'A Broken Culture Problem': Charlie Kirk Speaks to Chicago Residents About City's Gun Violence Epidemic
Turning Point USA's Charlie Kirk spoke to Chicago residents about the city's gun violence epidemic and what can be done to curb it.
Approximately 70 people were wounded and 11 were killed in Chicago over the weekend, and more than 1,700 people have been shot in the city this year.
Chicago Police Superintendent Eddie Johnson said at a news conference on Tuesday that following the increased violence, additional officers would be deployed to the West and South Sides, where most of the shootings occurred.
One woman told Kirk the violence can be attributed to a lack of family values and morals, while a man pointed to children being brought up "with nothing to do."
As for Mayor Rahm Emanuel -- who has been under fire for his handling of the crisis -- Chicagoans told Kirk "we want someone else."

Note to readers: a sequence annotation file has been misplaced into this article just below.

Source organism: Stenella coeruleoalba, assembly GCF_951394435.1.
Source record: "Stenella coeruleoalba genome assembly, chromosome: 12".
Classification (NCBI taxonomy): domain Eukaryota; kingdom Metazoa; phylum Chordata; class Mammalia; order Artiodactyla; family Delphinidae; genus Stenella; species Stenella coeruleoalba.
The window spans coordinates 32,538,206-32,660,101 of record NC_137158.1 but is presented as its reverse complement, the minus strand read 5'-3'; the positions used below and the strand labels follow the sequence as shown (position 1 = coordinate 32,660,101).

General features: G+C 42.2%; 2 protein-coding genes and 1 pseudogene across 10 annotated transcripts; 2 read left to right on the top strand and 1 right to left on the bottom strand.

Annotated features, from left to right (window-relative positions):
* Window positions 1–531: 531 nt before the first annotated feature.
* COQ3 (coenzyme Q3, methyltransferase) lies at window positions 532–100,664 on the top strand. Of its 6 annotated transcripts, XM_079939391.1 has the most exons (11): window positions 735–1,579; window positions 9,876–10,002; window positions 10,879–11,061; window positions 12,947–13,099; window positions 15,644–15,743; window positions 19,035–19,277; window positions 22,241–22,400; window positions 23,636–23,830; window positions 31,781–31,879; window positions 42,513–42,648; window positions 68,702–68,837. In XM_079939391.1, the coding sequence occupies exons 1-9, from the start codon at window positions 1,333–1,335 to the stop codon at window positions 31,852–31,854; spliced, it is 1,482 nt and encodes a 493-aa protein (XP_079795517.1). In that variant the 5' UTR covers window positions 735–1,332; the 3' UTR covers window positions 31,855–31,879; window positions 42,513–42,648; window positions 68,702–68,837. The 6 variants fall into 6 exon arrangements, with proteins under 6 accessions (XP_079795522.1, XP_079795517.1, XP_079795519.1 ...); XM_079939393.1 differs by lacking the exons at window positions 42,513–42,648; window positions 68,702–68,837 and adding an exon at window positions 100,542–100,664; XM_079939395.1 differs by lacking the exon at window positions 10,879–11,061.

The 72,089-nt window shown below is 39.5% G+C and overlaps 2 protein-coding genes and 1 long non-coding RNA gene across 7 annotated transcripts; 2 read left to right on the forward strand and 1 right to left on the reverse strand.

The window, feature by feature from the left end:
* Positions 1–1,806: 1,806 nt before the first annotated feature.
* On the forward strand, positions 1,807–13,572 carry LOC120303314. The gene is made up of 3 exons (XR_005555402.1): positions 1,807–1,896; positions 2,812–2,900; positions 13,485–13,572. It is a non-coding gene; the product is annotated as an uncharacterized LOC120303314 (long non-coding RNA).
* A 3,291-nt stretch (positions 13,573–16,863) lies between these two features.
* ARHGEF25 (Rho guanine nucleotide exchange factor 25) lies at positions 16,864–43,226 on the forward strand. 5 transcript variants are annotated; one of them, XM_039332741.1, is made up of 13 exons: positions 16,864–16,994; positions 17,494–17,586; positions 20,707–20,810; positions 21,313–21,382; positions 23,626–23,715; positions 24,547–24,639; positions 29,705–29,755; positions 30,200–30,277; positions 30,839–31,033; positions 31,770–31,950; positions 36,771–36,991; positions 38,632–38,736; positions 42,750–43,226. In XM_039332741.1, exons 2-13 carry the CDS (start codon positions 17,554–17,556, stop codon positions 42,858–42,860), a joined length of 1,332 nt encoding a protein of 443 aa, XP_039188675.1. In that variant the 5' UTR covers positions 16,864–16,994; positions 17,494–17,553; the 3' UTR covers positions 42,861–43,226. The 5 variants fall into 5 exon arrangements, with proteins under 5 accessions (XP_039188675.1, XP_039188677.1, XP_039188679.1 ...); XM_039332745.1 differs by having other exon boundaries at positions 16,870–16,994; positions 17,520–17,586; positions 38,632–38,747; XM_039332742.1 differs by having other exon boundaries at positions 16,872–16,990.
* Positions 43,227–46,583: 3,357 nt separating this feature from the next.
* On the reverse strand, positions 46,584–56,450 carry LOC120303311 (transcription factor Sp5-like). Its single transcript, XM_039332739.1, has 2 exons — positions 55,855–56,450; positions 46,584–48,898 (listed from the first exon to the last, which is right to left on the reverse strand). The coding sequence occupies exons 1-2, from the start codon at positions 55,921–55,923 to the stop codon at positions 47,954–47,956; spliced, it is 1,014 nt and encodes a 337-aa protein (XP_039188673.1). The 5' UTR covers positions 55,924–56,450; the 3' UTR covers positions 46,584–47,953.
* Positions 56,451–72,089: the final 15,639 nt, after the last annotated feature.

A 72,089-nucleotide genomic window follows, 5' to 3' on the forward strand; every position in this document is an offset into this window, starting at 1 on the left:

On "Fox & Friends," Kirk said the recurring theme when he spoke to Chicago residents was a "broken culture problem."
"We have a lack of father problem in the black community, especially in Chicago," Kirk said, noting that in the 1960s the single motherhood rate in the black community Chicago was approximately 18 percent, and that number is now over 75 percent.
"Think about that: In Chicago, only 25 percent of black youth will even have a father in the household," Kirk said.
He said that is a major factor in the seemingly endless cycle of gang violence and gun violence in the Windy City.
"And there's a lot of frustration amongst us Chicagoans about the lack of action from the mayor's office to address this problem correctly," Kirk said. "But the bottom line is [it's] a broken culture problem."
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